In the United States, a second-degree felony is a serious crime, such as manslaughter and robbery, for which the penalty includes prison and fines, according to EnlightenMe. Other examples of second-degree felonies include child molestation, child pornography, sexual assault, aggravated assault, arson, possession of a controlled substance and criminal trespassing.
Sentences for second-degree felonies vary according to the case and the state in which the crime is committed, notes EnlightenMe. The presumptive, or typical, sentence for a second-degree felony is five years of prison, and the minimum sentence is four years of prison.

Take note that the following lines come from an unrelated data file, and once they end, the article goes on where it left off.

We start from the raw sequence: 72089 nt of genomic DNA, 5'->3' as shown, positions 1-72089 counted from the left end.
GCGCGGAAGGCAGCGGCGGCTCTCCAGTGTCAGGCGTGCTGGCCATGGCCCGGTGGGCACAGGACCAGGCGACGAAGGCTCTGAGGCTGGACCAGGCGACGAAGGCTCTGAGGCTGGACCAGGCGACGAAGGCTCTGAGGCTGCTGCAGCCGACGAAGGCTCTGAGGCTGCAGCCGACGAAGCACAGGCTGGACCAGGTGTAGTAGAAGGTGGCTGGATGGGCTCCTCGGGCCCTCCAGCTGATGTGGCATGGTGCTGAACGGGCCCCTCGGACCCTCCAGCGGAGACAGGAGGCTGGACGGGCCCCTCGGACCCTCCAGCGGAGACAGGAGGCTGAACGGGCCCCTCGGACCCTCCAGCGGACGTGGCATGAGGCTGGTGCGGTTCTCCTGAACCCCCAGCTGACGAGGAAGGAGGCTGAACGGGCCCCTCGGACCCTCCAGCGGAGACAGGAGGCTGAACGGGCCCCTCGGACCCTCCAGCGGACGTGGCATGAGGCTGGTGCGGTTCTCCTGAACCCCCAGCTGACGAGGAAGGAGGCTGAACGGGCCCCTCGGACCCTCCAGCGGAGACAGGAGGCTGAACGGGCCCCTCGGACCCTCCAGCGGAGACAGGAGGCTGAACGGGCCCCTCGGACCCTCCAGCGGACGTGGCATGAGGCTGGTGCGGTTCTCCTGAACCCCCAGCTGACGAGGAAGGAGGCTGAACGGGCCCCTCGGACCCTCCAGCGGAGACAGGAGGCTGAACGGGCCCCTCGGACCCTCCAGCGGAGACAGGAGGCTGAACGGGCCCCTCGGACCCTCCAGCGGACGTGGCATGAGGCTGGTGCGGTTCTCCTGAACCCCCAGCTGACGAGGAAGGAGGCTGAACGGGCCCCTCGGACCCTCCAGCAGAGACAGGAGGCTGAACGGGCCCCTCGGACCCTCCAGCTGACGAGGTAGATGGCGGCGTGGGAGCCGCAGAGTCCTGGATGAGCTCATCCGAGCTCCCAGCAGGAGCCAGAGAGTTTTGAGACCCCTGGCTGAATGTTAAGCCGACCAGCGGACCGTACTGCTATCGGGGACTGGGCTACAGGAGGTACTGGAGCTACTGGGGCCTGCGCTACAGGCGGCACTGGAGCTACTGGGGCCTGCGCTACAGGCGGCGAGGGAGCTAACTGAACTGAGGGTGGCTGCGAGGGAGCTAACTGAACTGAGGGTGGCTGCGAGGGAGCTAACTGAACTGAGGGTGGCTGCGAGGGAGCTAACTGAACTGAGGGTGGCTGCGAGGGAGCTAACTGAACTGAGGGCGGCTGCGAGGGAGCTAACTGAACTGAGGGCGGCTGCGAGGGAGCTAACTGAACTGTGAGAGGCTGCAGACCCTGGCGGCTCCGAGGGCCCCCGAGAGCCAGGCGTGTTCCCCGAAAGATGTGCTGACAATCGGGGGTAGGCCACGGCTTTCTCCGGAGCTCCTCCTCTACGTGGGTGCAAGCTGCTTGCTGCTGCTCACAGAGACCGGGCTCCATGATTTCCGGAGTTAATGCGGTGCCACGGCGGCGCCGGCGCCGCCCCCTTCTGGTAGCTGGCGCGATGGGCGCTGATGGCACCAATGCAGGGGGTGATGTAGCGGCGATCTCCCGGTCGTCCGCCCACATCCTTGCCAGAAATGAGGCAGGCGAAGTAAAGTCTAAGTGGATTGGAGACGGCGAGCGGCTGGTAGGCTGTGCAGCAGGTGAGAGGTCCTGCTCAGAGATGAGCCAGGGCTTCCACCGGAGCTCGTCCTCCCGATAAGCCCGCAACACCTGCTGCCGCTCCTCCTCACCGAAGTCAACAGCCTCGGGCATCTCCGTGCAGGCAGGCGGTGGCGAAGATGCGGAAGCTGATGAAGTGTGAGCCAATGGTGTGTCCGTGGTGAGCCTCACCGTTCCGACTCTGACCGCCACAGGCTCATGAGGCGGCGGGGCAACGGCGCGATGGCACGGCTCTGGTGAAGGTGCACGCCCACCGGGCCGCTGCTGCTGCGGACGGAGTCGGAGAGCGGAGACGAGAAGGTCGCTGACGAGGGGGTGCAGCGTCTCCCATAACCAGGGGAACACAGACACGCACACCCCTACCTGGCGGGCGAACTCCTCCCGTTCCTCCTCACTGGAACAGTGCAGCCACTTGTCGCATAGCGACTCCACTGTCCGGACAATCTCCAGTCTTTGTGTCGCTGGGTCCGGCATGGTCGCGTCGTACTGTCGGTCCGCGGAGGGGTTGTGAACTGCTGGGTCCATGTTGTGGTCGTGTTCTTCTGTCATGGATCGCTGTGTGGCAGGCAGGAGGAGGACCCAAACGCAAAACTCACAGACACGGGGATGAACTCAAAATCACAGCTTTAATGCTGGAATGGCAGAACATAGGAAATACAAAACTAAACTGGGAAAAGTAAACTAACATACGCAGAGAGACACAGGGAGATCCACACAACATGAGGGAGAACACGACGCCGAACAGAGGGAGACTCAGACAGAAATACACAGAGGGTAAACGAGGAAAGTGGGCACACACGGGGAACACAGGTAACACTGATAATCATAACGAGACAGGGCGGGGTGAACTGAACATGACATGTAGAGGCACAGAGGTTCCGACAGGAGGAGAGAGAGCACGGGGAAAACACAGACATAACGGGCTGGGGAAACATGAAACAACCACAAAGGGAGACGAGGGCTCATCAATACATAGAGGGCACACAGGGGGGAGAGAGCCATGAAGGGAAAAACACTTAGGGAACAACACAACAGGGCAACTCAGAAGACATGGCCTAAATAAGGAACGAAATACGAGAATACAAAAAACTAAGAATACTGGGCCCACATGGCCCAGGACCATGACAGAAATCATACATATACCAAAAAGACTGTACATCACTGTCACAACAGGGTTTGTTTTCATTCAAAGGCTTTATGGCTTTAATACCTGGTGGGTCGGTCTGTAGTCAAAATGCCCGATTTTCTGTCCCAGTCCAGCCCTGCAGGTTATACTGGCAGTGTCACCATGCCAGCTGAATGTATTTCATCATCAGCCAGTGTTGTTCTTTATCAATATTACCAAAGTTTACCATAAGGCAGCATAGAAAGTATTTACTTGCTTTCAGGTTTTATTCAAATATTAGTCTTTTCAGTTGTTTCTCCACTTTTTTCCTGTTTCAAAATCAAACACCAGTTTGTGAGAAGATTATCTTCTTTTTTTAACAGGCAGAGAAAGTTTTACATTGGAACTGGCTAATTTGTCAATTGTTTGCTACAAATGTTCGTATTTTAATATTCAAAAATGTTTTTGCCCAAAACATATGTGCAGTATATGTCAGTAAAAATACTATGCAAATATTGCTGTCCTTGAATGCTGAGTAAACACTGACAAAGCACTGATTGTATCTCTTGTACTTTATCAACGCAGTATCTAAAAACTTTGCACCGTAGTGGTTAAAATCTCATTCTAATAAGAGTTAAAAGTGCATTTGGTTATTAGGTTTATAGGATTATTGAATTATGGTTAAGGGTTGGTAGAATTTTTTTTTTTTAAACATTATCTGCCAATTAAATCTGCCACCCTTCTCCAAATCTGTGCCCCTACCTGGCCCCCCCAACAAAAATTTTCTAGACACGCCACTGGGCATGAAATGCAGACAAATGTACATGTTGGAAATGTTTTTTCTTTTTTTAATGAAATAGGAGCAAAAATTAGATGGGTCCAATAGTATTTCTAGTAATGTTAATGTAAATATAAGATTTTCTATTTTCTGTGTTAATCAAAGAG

FindLaw explains that many states have statutes that set forth presumptive sentences intended to assist judges in determining appropriate consequences for crimes. The maximum number of years of prison assigned for a second-degree felony is ten, unless the case involves what is known as "aggravating circumstances," which Cornell University Law School defines as factors that increase the gravity of a crime, such as lack of remorse, having a prior criminal record and heinousness of the act. Find Law states that other aggravating circumstances include committing a crime in particularly cruel, destructive or vindictive manner. An aggravated sentence is one that entails aggravating circumstances. For a second-degree felony, an aggravated sentence can be up to 12.5 years of prison, according to EnlightenMe.